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"He has Treated God's Word With Contempt"

Harav Aharon Lichtenstein
24.06.1999

Summarized by Zev Jacobson

 

     An individual who inadvertently transgresses the injunction against idolatry must bring a sacrifice to achieve atonement.  "However, if a person commits [such an act of idolatry] high-handedly...he is blaspheming God and that person shall be cut off [spiritually] from among his people.  Since he has treated God's word with contempt and violated His commandment, that person shall be utterly cut off [and] his sin shall remain upon him" (Bamidbar 15:29-30)

 

     The intentional sinner is "cut off" not only because of the severity of his action, but also because he sinned "be-yad rama," high-handedly.  It is the spirit of open rebellion against God that leads to excision - "karet" - and not the physical motions of idol-worship alone.

 

     The Gemara (Sanhedrin 99a) lists a series of people who  have "treated God's word with contempt" and are therefore punishable by karet, both in this world and in the World to Come.  We can divide this list into sins relating to mitzvot and those relating to Torah.  But it is difficult to understand why some of these are included.  For example, one of the mitzva transgression which engenders karet is "despising the festivals," which is interpreted as performing melakha (labor) on Chol Ha-moed. Why is one punished so severely for transgressing a Rabbinic enactment?

 

     Once again, the distinction between act and motivation must be drawn.  One who performs melakha on Chol Ha-moed either fails to understand the significance of these days or else is aware of their holiness and flagrantly attempts to desecrate it.  Both attitudes constitute a serious lapse in religious outlook.  But the latter far surpasses the former in terms of "treating God's word with contempt."

 

     Moving to the list of transgressions relating to Torah, the Gemara continues:  "Rabbi Meir says: 'He who learns Torah but does not teach it is called one who despises God's word'... Rabbi Natan says: 'This term refers also to one who has the opportunity to immerse himself in study but fails to do so.'"

 

     One cannot help being shocked and frightened by the words of these two sages.  Neglect of Torah study and failure to teach are crimes that ultimately result in spiritual excision.  Lack of commitment in these areas is tantamount to having contempt for God's word, placing one in the company of those who deny the validity and origin of the Torah (mentioned previously in the Gemara).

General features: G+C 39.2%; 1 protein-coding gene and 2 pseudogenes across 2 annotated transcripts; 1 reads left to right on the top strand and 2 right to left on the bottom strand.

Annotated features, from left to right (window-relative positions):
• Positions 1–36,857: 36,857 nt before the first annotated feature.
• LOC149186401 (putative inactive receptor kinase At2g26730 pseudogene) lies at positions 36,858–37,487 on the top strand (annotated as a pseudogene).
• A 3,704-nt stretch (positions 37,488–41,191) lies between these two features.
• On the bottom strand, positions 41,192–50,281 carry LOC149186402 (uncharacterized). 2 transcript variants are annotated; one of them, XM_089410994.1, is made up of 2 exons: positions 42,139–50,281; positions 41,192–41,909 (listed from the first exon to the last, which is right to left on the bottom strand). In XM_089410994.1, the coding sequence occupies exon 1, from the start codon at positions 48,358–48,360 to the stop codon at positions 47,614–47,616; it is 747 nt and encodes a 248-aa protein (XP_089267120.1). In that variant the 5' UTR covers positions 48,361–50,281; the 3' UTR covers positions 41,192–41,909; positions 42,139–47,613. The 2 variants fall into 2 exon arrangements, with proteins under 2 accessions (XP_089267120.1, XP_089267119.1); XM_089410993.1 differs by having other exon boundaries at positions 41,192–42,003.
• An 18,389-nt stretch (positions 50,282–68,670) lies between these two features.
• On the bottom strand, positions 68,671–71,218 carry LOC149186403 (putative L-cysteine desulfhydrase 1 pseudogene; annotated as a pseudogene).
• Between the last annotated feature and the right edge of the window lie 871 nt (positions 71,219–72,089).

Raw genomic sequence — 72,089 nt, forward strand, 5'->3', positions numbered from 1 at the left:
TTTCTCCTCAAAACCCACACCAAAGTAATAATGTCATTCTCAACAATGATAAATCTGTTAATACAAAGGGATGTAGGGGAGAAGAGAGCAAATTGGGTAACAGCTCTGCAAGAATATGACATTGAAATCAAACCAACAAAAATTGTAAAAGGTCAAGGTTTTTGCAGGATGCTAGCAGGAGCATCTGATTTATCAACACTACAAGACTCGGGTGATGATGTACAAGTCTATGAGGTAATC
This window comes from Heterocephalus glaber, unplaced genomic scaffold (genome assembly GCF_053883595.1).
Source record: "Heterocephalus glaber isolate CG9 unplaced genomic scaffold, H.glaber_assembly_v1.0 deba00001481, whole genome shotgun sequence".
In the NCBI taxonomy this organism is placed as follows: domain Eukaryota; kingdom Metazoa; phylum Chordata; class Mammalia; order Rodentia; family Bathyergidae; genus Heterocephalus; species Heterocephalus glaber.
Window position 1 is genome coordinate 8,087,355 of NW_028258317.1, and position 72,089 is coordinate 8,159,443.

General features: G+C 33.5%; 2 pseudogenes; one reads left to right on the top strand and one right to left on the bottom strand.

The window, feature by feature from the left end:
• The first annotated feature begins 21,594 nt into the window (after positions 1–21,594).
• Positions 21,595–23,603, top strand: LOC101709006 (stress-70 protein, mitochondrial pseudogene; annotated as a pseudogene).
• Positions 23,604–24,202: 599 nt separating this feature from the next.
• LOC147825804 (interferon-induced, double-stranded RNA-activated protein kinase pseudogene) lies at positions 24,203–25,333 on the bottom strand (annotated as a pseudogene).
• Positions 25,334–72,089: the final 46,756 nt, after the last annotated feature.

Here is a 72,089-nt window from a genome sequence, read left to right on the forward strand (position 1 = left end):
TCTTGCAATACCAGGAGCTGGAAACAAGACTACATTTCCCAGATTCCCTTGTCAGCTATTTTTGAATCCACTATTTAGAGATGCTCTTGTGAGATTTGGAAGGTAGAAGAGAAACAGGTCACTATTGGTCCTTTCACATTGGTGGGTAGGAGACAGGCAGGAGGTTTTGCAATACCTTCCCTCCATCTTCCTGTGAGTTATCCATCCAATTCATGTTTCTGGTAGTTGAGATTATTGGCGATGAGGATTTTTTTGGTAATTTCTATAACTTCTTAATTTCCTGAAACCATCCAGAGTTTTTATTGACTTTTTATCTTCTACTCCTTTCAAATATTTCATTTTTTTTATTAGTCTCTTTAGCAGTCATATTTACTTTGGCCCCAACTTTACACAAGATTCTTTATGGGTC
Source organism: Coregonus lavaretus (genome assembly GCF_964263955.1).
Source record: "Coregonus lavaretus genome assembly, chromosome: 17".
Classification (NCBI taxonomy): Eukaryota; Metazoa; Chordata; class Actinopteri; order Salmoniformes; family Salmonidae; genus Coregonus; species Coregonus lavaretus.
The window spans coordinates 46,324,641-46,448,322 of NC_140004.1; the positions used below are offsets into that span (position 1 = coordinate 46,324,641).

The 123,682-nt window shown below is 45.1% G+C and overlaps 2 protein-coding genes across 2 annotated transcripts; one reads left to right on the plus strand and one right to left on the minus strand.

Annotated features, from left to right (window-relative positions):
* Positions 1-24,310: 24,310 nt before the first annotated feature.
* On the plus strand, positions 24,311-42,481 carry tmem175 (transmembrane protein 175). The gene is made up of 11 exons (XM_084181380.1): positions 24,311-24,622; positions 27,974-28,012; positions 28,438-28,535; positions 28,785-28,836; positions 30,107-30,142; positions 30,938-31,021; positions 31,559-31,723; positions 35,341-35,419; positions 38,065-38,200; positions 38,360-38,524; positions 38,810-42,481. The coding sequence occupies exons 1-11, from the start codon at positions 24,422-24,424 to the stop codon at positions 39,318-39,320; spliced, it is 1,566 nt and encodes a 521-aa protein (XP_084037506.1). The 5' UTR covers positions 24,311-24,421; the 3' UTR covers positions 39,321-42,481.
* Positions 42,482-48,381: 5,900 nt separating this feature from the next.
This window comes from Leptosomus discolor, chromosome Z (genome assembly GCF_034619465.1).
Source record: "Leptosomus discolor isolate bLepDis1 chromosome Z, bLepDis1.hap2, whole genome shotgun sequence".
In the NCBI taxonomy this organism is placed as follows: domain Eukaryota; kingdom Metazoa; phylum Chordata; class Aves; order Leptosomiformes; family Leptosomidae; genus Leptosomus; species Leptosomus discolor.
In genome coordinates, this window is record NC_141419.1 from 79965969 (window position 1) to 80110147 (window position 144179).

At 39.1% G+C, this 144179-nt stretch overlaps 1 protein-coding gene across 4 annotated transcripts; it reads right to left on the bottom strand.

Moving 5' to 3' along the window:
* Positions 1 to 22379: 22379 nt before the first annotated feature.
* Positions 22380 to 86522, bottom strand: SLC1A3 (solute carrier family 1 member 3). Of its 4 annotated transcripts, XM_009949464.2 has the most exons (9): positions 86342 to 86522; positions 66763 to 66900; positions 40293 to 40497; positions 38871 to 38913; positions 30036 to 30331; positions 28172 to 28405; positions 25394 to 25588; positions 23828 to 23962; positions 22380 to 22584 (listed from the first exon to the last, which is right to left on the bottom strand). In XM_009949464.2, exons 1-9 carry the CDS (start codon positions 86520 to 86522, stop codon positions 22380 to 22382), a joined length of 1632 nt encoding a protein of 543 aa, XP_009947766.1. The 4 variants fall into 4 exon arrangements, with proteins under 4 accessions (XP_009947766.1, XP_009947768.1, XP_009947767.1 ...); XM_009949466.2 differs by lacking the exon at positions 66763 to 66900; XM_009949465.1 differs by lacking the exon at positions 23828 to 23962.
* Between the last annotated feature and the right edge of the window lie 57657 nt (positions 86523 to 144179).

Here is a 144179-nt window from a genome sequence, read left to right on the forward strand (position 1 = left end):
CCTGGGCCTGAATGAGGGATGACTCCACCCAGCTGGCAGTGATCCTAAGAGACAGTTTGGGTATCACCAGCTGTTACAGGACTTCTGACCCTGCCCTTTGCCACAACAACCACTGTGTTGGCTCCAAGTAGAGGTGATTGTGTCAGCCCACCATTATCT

One can, of course, find an escape route in the words of Rabbi Natan.  One is guilty only if he has the opportunity to learn but fails to do so.  Many people, however, feel they are forced by circumstances to choose a career other than chinukh;  many also feel forced to live a lifestyle that does not afford the luxury of Torah study, not even for a few hours every week, and are, therefore, are blameless for not learning.

 

     Yet, while it is true that many factors which shape one's life are not within one's control, there is still a great deal that is dictated by one's own decisions.  Rabbi Jonathan Sacks, Chief Rabbi of Britain, tells of his first meeting with the Lubavitcher Rebbe zt"l.  He had prepared a list of questions to ask the Rebbe, and introduced himself as a student of philosophy at the Cambridge University.  But before he could begin asking his questions, the Rebbe asked him:  "Tell me, what do you do for Yiddishkeit in Cambridge?"

 

     Taken aback, he answered:  "Well, in the situation in which I find myself..."

 

     The Rebbe interrupted:  "One does not find oneself in a situation; one puts oneself in a situation."

 

     One who has chosen a specific career or way of life that does not allow time or peace of mind to study cannot honestly claim to be a victim of circumstances.  If one has opted for a standard of living that demands unceasing effort to maintain it, is the claim that "circumstances do not allow" acceptable?

 

     One for whom Torah study is not a top priority must ask:  "Why?"  Is it perhaps because the value and importance of study are not recognized, shoved aside in favor of other pursuits?  Does the lack of commitment to study and teaching  indicate a fundamental problem in one's religious outlook? Granted, there are mitigating factors, but everyone must confront this issue with honesty and integrity. And, of course, one should not adopt an "all-or-nothing" attitude.

 

     The same type of self-examination must be undertaken by one who learns, but does so half-heartedly.  Limmud Torah involves more than merely collecting information.  It is a process that must permeate the fiber of one's being; one who is not immersed in his study of Torah would do well to consider the cause and thereby effect changes in attitude and behavior.

 

     The level of commitment one shows to actual study betrays one's loyalties.  One who does not possess the courage to engage in self-examination and self-improvement, slow as the process may be, is in spiritual danger.

 

 

(Originally delivered at Seuda Shelishit, Shabbat Parashat Shelach 5755.)

 

 

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